It’s an opinionated guide I keep with me to consult every time I catch myself in doubt if I’m writing nice commit messages with context of what I’m delivering.
A good commit should complete the following sentence
A properly formed Git commit subject line should always be able to complete the following sentence:
If applied, this commit <will your subject line here>
See an example of commit below:
[type](optional scope): [subject] [optional body] [optional footer]
Must be one of the following:
- build - Build related changes
- ci - CI related changes
- chore - Build process or auxiliary tool changes
- docs - Documentation only changes
- feat - A new feature
- fix - A bug fix
- perf - A code change that improves performance
- refactor - A code change that neither fixes a bug or adds a feature
- revert - Reverting things
- style - Markup, white-space, formatting, missing semi-colons…
- test - Adding missing tests
A scope may be provided to a commit’s type, to provide additional contextual information and is contained within parenthesis, e.g., feat(parser): add the ability to parse arrays.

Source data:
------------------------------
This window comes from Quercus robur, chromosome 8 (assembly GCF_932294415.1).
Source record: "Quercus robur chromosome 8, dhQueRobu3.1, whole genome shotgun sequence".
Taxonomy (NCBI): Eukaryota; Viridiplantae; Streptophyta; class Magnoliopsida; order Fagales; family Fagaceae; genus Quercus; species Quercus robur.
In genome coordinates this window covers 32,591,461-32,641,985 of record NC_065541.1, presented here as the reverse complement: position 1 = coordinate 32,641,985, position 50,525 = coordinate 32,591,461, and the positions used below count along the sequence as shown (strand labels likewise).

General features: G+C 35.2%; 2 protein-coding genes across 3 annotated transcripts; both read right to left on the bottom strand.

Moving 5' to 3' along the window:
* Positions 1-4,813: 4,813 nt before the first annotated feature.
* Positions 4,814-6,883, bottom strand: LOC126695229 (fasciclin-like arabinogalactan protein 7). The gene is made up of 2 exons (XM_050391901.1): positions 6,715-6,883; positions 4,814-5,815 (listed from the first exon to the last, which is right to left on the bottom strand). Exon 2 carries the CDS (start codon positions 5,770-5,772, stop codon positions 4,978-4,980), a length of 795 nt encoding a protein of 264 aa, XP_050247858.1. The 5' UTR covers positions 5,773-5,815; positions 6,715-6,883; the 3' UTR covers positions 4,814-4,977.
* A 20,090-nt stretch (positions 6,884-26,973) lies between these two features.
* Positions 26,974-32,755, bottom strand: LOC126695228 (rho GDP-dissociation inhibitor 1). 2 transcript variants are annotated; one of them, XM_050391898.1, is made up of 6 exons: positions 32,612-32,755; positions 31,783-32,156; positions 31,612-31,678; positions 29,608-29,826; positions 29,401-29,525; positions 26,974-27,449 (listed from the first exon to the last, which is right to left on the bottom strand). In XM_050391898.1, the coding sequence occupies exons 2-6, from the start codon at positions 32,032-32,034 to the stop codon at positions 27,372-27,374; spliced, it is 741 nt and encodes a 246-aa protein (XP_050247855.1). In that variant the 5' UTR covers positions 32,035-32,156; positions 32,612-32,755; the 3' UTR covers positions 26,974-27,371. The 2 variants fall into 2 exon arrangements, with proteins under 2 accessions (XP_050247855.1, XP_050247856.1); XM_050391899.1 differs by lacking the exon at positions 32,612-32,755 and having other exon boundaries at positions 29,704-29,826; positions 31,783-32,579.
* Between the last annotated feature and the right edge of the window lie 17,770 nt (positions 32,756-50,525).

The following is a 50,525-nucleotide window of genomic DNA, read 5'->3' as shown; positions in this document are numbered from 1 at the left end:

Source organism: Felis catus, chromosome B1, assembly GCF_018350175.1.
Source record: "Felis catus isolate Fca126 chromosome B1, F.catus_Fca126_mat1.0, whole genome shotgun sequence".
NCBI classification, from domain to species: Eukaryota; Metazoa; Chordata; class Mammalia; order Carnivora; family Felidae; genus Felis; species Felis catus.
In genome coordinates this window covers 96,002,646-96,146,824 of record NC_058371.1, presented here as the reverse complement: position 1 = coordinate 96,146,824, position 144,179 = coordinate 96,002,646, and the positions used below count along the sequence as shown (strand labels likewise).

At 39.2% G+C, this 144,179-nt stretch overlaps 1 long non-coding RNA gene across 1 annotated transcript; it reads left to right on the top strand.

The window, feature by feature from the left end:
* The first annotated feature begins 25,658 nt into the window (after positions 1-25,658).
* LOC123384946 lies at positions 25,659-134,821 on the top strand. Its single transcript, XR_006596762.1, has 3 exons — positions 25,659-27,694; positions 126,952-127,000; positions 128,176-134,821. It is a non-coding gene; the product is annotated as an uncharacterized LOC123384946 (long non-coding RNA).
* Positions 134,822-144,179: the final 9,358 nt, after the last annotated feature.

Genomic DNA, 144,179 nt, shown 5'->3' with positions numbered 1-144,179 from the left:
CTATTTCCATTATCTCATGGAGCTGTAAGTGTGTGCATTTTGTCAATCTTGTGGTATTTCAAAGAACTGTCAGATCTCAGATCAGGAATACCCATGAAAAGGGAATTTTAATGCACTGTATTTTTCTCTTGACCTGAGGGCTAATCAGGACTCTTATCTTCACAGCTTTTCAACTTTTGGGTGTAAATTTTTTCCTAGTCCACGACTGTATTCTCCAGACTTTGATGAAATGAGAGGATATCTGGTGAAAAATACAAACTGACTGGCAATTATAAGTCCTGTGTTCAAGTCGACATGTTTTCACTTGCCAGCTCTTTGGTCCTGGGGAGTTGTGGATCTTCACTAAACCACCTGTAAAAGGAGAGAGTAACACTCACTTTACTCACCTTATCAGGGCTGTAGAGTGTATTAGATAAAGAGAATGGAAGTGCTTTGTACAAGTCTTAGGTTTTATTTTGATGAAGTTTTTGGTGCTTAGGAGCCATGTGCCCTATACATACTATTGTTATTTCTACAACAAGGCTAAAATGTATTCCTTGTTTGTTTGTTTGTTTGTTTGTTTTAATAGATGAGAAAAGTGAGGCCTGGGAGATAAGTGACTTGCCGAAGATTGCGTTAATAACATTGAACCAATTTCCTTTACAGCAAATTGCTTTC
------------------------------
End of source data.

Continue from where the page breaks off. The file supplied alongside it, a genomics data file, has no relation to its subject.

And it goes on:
The subject contains a succinct description of the change:
- Use the imperative, present tense: “change” not “changed” nor “changes”
- No dot (.) at the end.
Just as in the subject, use the imperative, present tense: “change” not “changed” nor “changes”. The body should include the motivation for the change and contrast this with previous behavior.
The 7 rules of a great commit message:
- Separate subject from the body with a blank line
- Limit the subject line to 50 characters
- Summary in the present tense. Not capitalized.
- Do not end the subject line with a period
- Use the imperative mood in the subject line
- Wrap the body at 72 characters
- Use the body to explain what and why vs. how
Go to my git commit template